Remember to keep it short, professional and error-free. Be sure to put your best information on the top, suggests Sarvesh Agrawal.
Photograph: Patrick Fallon/Reuters
You: 'Hi, I wanted to apply to an internship at your organisation.'
Recruiter: 'Sure! Forward me your resume and I'll get back to you.'
Four days later, you are still wondering why you didn't get a call.
Don't be alarmed; this is because your resume didn't demonstrate how you would meet the requirements of the employer effectively.
Before I tell you how to write a resume that works, let's have a look at what a resume exactly is.
What is a resume?
A resume is a document, required as a part of an internship application, that summarises your education, skills, achievements, and internship/training experiences if any.
A student resume contains essential details that an employer needs to know about you before offering you a position in her organisation.
Now, I know you have already Googled how to create a resume a hundred times and seen all professional resume formats.
If you are still struggling to decide what to include in a resume and how to do it, here are some tips to help:
1. Contact details
This information goes right on top of your resume.
Include your name, e-mail id, phone number and address.
You can either use a large font for your name and list your contact details underneath it or use the same font for all the details.
A few points to keep in mind while adding these details:
- Ensure that you're available on the phone number and e-mail id you're putting on your resume.
- Put a professional email id on the resume like email@example.com or firstname.lastname@example.org and not email@example.com or firstname.lastname@example.org.
- You needn't write your complete postal address; mention the locality and city. Also, don't write both your permanent and temporary address -- your current address will suffice.
2. Educational qualifications
This section includes your educational degrees along with your institution, your aggregate percentage, and the (expected) year of graduation.
- Always follow the reverse chronological order, that is, the most recent ones first.
- Do not mention the percentage/CGPA obtained in all the semesters, rather write the aggregate.
When you are applying for an engineering internship, your technical skills are tantamount to your role.
You can categorise your skills and use bullets to list them.
For instance, if you’re applying to a web development internship, you can categorise your skills as programming languages, web technologies, etc.
Management students can list their interpersonal skills like leadership qualities, communication skills, time management, critical thinking, etc. (Please don't write confident and determined as your skills).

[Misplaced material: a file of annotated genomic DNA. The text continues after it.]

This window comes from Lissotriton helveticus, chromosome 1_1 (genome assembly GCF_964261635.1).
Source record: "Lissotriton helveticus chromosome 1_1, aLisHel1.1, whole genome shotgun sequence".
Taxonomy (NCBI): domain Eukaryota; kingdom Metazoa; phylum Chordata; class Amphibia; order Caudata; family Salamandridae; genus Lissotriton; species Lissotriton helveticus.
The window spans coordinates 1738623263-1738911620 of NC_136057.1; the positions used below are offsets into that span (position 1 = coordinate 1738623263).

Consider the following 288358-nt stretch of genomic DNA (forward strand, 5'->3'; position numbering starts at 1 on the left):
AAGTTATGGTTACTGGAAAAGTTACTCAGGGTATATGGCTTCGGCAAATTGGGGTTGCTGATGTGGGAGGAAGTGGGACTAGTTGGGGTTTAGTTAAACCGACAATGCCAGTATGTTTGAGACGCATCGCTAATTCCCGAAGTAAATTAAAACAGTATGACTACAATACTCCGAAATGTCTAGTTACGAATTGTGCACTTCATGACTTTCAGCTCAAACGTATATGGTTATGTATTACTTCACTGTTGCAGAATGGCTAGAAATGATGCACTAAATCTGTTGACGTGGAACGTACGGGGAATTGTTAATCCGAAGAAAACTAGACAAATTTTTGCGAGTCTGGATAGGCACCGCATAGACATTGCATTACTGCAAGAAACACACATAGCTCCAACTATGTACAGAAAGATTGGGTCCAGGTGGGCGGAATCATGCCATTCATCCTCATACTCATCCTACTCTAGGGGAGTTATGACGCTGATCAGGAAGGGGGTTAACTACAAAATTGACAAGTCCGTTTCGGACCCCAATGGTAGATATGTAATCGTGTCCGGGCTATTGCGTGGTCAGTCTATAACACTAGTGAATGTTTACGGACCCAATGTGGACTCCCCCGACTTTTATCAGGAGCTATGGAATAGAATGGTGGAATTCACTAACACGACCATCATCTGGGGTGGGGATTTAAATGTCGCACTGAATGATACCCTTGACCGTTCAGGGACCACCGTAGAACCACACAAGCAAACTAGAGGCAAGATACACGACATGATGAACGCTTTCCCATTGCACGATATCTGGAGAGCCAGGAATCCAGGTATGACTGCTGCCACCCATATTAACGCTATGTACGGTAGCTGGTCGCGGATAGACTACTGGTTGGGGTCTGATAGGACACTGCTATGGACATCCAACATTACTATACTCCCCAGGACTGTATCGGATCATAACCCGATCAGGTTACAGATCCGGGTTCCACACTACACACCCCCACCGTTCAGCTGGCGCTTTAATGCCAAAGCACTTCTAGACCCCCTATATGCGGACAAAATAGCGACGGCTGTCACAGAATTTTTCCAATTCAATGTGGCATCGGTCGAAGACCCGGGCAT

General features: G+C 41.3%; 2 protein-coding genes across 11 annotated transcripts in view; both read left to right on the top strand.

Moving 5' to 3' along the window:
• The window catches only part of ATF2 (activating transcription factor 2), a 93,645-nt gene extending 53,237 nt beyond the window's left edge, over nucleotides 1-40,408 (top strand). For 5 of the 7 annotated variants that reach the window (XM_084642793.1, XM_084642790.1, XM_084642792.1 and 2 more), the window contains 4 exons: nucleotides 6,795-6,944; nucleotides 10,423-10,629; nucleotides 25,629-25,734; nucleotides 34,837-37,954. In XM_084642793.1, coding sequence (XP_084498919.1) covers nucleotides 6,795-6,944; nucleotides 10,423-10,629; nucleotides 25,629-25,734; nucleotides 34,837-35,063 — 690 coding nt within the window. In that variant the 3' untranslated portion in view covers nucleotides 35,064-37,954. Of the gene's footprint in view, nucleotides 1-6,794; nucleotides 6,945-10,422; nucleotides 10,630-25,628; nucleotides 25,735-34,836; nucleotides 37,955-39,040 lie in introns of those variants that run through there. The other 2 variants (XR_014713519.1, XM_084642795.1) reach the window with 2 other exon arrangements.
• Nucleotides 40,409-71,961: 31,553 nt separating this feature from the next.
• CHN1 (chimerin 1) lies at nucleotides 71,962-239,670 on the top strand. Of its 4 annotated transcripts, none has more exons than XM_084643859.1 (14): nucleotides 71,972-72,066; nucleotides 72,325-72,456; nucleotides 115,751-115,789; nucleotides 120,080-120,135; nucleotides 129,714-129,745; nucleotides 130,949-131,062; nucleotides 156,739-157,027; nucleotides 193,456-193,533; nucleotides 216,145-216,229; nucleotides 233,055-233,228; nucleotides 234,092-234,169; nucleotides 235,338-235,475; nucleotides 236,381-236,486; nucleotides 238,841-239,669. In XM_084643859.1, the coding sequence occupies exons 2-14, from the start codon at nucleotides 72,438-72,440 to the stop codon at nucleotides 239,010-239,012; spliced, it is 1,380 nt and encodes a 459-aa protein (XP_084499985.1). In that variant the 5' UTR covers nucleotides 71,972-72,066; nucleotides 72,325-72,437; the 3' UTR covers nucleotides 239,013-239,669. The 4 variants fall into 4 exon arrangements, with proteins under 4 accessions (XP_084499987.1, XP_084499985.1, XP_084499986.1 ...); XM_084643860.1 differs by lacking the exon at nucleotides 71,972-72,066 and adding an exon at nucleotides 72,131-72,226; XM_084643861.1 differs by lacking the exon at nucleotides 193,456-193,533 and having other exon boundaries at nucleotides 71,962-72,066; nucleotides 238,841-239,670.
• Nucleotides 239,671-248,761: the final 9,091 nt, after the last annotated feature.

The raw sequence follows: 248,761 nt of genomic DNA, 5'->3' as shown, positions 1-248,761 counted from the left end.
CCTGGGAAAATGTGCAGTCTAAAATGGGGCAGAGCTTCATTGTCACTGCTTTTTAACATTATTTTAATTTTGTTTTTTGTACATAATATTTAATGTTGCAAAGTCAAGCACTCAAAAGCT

While putting together this list, think of what you’ve learnt in the classroom, previous internships, and college events.
4. Work Experience
With the details of your previous internships, this section depicts your learning curve and displays how you’ve grown as a candidate.
List the companies that you have worked for, the duration, and your profile.
Underneath these details, mention the responsibilities you handled and your achievements.
Along with this, mention the responsibilities you've handled during your college.
Remember that this is where you have to be creative as well as smart.
Let's take an example of a customer support internship.
Now, if you write 'Replied to student queries', you aren't depicting the gravity of your job.
You could instead write:
- Addressed the concerns of 200 customers on a daily basis via emails and calls
- Identified and met customers’ needs by helping them register on the platform
These statements would tell the employer that you are good at written and oral communication and have the ability to learn about a product in and out.
5. Academic projects
As a college student, you work on various projects as a part of your course.
These projects on your resume depict your conceptual knowledge and practical skills.
Include the name of your project, a brief description of what it does and how it works, and mention your role in the project explicitly.
6. Training and certifications
Here, you enlist all the certified trainings that you have taken up so far.
These add credibility to your skills and signal the recruiter that you're qualified enough to take up the job.
If you haven't done a substantial number of training, you can merge it with the 'Work Experience' section and name it 'Internships and Training'.
7. Additional details
This section clubs your achievements and extra-curricular activities and acts as a saviour when you are taking your first step towards your career.
Listing out the details of participation in various college events and competitions denote your holistic growth as a student.
It gives the recruiter an insight into your talents and capabilities and a glimpse of your soft skills -- confidence, emotional intelligence, teamwork.
Include your involvement in student organizations and clubs, your volunteering experience, and scholarships.
Mention your volunteering experiences along with the activities and competitions you were a part of.
Finally, take care of the formatting of your resume.
Start with a 1-inch margin on each side.
Keep the font size between 10-12 points, and use easy-to-read font styles like Arial or Times New Roman.
Use bold to emphasise the most important information and headings. Use bullets to organise your resume.
The author Sarvesh Agrawal is the founder and CEO of Internshala - an internship and training platform.